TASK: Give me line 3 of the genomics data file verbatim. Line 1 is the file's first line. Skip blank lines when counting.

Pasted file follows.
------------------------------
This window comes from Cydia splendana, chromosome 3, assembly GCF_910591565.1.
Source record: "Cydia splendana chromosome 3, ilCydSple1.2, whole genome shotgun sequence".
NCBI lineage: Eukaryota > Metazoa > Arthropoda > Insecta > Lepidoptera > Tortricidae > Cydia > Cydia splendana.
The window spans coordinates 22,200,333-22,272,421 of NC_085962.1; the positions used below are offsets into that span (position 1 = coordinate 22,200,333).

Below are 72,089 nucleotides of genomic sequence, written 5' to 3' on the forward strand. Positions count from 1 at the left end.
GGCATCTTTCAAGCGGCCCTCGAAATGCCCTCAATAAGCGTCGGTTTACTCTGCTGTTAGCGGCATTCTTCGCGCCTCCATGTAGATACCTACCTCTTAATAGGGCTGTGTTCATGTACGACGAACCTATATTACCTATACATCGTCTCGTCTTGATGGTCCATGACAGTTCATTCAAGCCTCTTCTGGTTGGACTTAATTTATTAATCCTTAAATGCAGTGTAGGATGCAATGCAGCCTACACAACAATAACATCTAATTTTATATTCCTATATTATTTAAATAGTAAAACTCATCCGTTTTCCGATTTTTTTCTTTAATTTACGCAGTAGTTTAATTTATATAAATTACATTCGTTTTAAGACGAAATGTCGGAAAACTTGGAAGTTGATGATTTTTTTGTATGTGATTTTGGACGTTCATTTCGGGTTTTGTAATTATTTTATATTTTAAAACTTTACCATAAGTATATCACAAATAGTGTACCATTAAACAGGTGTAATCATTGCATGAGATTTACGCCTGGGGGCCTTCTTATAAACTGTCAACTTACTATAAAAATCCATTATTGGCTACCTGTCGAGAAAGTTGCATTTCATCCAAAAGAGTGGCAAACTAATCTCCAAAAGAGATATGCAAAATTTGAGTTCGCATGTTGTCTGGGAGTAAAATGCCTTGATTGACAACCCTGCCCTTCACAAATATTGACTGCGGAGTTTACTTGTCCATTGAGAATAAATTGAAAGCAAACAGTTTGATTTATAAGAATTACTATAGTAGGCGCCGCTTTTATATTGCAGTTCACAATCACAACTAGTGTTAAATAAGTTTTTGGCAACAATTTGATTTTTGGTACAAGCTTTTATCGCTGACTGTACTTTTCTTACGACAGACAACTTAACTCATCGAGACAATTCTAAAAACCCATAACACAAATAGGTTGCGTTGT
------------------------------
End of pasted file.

NCBI lineage: Eukaryota > Metazoa > Arthropoda > Insecta > Lepidoptera > Tortricidae > Cydia > Cydia splendana.